Updated: April 12, 2022 10:08 PM
Created: April 12, 2022 05:08 PM
ROCHESTER, N.Y. (WHEC) — The price you pay for food, rent and gas is high. You know that. But Tuesday we found out just how high. The consumer price index for March is out, and it's a whopper. Consumer prices were 8.5% higher. That's the highest year-over-year inflation rate since 1981.
The question is, why? That's what a viewer named Lisa wants us to talk about. Monday she sent the newsroom an email critical of a story she saw on Sunday.
She wrote, “It is so despairing to listen to a report that leaves much unsaid. This is most often the case. Your report on inflation April 10 failed to state the reasons for it. Simply put, the rise in costs are due to pandemic +OPEC +Putin +gouging.”
Well, it’s Lisa’s lucky day because going In-Fepth about pocket-book issues is what we love to do in our Consumer Alerts. One of the factors that drove up inflation in March is the price you paid at the pump. Holy Cannoli! We hit an average of almost $4.50 a gallon in Rochester before prices finally started to creep down. And petroleum experts like Patrick Dehaan at GasBuddy say it's all about supply and demand.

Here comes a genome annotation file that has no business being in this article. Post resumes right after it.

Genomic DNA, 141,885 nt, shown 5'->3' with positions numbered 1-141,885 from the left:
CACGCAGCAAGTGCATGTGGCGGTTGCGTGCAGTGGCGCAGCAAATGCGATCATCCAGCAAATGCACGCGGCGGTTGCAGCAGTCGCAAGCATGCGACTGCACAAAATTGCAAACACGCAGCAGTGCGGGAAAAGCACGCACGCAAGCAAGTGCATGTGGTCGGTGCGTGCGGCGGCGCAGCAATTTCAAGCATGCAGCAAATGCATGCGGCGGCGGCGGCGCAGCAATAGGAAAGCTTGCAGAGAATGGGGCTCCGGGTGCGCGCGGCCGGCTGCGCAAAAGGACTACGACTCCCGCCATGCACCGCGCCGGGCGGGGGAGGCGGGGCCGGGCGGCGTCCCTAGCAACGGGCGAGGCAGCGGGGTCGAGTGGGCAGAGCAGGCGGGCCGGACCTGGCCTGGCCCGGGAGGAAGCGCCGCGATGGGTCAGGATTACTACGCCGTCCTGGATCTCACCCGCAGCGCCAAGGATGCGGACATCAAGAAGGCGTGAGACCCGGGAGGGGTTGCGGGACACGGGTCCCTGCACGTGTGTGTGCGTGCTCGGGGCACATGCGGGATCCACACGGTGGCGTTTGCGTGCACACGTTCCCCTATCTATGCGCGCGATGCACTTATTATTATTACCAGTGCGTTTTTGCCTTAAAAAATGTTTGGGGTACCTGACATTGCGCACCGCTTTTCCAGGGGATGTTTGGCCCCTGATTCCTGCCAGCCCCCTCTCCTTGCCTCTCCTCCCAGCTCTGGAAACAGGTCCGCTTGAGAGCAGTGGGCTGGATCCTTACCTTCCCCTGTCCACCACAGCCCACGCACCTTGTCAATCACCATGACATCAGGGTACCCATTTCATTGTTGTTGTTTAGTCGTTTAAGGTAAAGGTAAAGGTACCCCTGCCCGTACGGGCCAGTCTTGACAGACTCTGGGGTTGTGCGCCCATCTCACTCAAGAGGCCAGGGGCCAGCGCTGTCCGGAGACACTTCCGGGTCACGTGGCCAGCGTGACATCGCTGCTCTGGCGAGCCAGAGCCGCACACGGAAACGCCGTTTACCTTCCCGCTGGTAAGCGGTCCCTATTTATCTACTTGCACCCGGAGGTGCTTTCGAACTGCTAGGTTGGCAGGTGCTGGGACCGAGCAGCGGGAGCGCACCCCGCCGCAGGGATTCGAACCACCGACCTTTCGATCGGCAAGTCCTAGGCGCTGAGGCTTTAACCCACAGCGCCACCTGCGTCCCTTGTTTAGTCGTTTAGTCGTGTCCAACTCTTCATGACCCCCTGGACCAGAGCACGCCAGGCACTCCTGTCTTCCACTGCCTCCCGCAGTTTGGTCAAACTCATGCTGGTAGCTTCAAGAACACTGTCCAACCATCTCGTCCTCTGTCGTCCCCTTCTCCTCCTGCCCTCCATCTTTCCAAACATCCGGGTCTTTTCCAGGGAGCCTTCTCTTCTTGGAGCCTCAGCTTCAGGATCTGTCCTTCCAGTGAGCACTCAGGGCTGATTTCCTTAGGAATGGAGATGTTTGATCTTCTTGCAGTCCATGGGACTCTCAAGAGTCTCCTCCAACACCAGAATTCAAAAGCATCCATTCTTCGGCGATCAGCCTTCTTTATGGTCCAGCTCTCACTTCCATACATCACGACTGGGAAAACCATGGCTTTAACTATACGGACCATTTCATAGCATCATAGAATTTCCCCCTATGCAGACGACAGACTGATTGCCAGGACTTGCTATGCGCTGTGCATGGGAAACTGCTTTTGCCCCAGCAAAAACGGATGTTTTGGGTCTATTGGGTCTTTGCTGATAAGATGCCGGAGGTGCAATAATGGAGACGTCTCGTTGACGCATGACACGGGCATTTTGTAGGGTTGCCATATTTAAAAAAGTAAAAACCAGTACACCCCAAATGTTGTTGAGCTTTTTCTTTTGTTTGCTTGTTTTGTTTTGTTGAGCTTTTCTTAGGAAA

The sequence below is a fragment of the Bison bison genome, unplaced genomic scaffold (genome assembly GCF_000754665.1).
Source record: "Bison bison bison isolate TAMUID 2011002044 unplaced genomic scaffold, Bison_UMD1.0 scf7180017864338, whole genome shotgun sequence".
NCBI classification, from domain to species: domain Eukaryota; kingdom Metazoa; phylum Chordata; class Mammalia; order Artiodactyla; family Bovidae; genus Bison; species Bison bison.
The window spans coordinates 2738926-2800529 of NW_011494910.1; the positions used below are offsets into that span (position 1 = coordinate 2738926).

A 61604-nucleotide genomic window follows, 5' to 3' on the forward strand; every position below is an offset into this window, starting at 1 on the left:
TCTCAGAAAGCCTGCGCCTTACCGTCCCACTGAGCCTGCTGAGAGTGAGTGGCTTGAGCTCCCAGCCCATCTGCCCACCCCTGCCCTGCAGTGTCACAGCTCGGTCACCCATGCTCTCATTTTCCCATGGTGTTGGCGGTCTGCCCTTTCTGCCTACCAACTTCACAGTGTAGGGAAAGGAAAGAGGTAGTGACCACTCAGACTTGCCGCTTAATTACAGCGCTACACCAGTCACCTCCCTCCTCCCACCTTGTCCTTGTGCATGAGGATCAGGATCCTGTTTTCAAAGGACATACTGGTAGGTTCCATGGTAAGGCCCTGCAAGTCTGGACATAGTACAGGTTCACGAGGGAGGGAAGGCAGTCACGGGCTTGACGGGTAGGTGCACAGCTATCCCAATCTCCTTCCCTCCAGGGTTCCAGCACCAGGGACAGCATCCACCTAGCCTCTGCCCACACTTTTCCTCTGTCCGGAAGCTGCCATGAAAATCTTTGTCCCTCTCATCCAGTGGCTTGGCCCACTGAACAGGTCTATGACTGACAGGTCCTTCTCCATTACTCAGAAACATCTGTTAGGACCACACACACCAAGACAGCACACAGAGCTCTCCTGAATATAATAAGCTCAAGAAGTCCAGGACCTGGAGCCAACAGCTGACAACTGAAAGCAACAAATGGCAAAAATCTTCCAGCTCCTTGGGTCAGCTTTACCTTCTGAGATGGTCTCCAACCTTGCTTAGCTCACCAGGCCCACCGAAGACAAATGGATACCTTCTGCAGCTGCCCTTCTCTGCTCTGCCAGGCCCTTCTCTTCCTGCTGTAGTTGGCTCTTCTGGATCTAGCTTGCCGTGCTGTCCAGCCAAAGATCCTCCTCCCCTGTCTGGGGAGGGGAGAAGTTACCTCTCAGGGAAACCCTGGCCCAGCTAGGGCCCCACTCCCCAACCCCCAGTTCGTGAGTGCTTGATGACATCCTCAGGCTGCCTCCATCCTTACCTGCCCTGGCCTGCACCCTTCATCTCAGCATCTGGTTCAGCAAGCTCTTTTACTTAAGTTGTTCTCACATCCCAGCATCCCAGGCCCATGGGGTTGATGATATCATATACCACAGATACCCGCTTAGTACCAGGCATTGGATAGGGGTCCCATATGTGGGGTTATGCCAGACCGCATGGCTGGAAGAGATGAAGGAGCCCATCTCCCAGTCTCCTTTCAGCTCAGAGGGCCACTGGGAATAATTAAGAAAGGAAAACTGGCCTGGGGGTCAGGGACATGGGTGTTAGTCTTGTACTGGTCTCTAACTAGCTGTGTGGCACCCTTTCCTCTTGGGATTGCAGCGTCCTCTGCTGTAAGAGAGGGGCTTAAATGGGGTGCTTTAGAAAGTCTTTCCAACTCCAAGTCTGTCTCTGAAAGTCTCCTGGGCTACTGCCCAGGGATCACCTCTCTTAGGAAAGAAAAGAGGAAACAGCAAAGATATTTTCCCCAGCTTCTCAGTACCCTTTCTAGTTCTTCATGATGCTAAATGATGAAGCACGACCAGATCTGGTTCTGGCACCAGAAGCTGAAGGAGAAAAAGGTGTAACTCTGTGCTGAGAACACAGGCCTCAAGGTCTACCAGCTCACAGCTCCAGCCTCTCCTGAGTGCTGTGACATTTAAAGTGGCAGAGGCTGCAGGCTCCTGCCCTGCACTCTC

During the pandemic, OPEC cut production by an unprecedented 10 million barrels a day. But when our economy came roaring back, OPEC didn't start to increase production until July of last year which was far too late. Add the war in Ukraine and voila! That's an equation for $4.00 gas.
But gas stations weren’t the only places where your wallet is getting walloped. It's also at the grocery store. Economists say it costs 10% more for you to eat at home than this time last year. And you're finding almost everything from food to furniture is higher. Economists say pandemic pricing bears part of the blame.
Let me take you back to the spring of 2020. Businesses closed, employers slashed 22 million jobs, and economic output plummeted at a perilous rate of 31%. But then the turnaround of ‘21, fueled by the vaccine rollout and those stimulus checks, the economy came roaring back faster than the fed ever expected.
And that brings us back to supply and demand. Businesses had to scramble to employ people and produce product. Ports were packed and parked, pushing prices to peaks we've not seen before. So when we're in pain, we want someone to blame. Some critics blame Biden for those stimulus checks, saying they made the economy too hot, too fast. Some blame the Federal Reserve for failing to hike interest rates fast enough.
Ultimately, I say the blame game doesn't benefit me in the least when I'm standing in the fresh meat section crying over the cost of bacon.
Here’s Deanna’s Do List to save on groceries as well as the best rebate apps for groceries.
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